On a cloudy day in the Mission District of San Francisco, the tenants at 3661 19th Street came together to speak out against their landlord’s attempt to evict them. Just half a block away from Dolores Park on Nov. 15, these tenants organized a lively anti eviction rally of about 70 people — a network of supporters and neighbors — to send a message to the building’s owners. Collective action and organization is vital for the survival of the working class. This too is historically true for San Francisco tenants defending themselves from an Ellis Act eviction. Not a single tenant in the building at 3661 has accepted offers to be bought out.
The tenants’ network includes Eviction Response Network, West Side Tenants Association, Cancel The Rents, and Tenderloin Housing Clinic. This is the second time the tenants of this particular building have defended themselves from an Ellis Act eviction. The 12-unit building — a total of 24 bedrooms and one of the largest buildings to be ‘Ellised’ in District 8 — consists of many seniors, Asians, LGBTQ+, disabled and working-class tenants.
Paul Mooney, one of the tenants and a longstanding member of the Harvey Milk LGBTQ Democratic Club, said to the crowd: “The owners are speculators. They bought our building, [and] they’re doing this to other people. They’re using the Ellis Act to target rent control buildings and target long-term tenants like us. The other buildings they bought — they’re doing that too. They’re serial speculators, serial evictors. We want the owners to know that we’re here, that we’re organized, and we’re not going anywhere. We will fight this eviction with everything we have.”
As a state law, Ellis Act evictions happen all across California. Legislatively, the purpose of the act was to allow landlords to exit the rental housing business and to go “out of business” upon the condition they evict and vacate every unit of its tenants. However, the real estate market has exploited this state law for profit. Seniors and those with disabilities have been the most vulnerable sectors of tenants to be targeted by speculators and landlords using the Ellis Act — the former exploiting this act the most. This law only adds to the growing mass displacement which is taking place across the nation and is still allowed to take place during the COVID pandemic.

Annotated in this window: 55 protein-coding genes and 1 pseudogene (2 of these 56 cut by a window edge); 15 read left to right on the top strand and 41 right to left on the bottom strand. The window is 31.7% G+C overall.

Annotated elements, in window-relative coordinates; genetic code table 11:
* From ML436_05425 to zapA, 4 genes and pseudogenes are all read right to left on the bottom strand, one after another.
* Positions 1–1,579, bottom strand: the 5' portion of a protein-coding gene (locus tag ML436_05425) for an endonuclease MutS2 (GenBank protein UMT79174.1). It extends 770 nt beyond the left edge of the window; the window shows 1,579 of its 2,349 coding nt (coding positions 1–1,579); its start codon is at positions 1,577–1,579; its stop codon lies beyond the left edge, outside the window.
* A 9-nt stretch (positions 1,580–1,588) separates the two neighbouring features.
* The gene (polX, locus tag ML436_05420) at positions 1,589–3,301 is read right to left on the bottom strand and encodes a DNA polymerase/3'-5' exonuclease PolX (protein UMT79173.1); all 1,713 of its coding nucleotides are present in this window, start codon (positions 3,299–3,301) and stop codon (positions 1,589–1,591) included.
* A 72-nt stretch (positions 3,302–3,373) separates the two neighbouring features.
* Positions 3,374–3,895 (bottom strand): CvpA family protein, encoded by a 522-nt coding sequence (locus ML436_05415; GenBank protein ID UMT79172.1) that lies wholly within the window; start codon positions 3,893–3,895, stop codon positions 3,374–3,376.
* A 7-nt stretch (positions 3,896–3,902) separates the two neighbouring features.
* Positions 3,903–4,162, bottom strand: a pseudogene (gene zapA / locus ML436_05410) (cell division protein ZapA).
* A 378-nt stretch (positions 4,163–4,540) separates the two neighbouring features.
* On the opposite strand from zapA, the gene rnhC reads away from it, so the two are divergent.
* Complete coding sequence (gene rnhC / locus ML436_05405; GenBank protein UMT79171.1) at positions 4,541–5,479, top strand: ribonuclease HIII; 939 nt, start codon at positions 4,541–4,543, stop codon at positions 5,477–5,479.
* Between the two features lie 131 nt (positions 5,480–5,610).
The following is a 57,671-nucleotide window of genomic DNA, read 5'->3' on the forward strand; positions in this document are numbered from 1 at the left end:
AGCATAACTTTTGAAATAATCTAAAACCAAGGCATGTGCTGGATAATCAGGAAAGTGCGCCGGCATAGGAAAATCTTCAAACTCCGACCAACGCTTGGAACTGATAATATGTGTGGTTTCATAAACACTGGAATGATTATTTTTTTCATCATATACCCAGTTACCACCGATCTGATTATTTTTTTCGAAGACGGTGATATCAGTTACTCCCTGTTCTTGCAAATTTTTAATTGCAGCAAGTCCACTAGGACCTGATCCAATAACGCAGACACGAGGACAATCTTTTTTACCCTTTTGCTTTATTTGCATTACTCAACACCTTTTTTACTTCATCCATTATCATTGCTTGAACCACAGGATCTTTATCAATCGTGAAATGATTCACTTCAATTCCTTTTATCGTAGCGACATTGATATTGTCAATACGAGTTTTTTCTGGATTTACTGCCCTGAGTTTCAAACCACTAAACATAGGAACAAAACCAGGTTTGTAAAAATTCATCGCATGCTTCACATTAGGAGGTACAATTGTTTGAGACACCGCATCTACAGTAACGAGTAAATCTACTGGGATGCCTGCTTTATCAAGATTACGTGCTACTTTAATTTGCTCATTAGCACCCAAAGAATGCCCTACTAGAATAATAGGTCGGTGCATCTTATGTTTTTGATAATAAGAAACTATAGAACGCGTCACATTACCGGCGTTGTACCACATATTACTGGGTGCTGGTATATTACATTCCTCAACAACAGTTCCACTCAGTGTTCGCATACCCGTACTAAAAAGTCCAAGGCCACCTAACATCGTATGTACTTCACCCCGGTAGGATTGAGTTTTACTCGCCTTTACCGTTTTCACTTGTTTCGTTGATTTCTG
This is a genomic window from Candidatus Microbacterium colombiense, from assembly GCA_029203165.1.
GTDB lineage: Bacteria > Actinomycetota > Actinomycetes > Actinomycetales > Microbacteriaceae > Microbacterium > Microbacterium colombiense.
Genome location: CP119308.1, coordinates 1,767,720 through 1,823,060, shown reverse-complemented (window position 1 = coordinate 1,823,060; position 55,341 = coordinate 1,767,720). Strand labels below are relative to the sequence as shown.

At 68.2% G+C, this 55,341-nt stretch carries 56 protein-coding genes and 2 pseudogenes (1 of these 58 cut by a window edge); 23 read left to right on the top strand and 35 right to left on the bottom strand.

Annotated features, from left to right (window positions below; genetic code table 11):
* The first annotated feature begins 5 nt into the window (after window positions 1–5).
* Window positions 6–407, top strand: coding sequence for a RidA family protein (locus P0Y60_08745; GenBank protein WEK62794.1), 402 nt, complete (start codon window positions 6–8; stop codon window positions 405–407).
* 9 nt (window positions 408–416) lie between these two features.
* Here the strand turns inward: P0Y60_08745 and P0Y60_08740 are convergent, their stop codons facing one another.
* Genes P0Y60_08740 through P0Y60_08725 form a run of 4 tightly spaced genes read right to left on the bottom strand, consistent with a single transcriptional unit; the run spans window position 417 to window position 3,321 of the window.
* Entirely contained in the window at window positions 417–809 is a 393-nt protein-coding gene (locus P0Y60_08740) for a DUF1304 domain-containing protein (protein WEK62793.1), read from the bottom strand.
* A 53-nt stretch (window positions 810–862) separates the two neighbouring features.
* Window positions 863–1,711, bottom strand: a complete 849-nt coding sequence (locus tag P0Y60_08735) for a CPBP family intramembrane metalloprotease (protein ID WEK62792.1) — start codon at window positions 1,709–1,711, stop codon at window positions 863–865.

The second speaker, Larry Kuester, a retired senior and a tenant of 31 years, said: “I am facing eviction by an inhuman corporation, 3661 19th Street, LLC. This inhuman corporation does not care about San Francisco, and they do not care about the people in this building. This inhuman corporation is allowed to evict seniors and working-class people — straight, gay, and lesbian people all by way of the Ellis Act of 1985.”
The building is owned by a group of out-of-town trusts: the 3661 19th Street, LLC, and VR Investments, LLC. After failing to evict the tenents the first time, they filed a second Ellis attempt in October of 2020.
Kuester further described, “San Francisco loses about 400 rent-controlled units a year, and I am afraid that I am going to end up homeless like the 9,800 homeless people that already live here in San Francisco. And so, I ask you to repeat after me: There’s no place like home, so stop Ellis evictions!” The crowd chanted along while a lone construction truck drove by honking in support.
Jackie, another speaker, told the crowd ”In January, I came out of my building and there was a ‘for sale’ sign. Nobody told me that my building was going up for sale.” Jackie is a tenant from another building who successfully averted being ‘Ellised’ out — also organized by ERN and West Side Tenants Association. “The lawyer became frustrated and then started sending me nasty letters. This was nothing but intimidation.”
The sharpest point of antagonism came when the real estate management company sent a process server with a box of eviction papers to serve the tenants. The crowd expressed displeasure, booing him. He responded just with a smile and a wave to the crowd, a gesture befitting someone who is comfortable doing routine evictions.
The last speaker, Yasmine Mortazavi, an organizer with Cancel the Rents, said: “Evictions are always a public health issue[…] We’re in a city right now where there are many, many vacant units. There are more vacant units than there are people without homes—how does that make any sense?” “It doesn’t!” an audience member yelled.
Mortazavi further explained that the Cancel the Rents campaign demands an end to evictions not just in San Francisco but nationwide, as well as well an extension of the eviction moratorium and an end of the Ellis Act.
“There are more workers than there are profiteers and there are more tenants than there are landlords. And if we stand together and organize like we are today, we can and we will win!”
You can stay up to date with the tenants’ struggle at facebook.com/3661.19th.st.tenants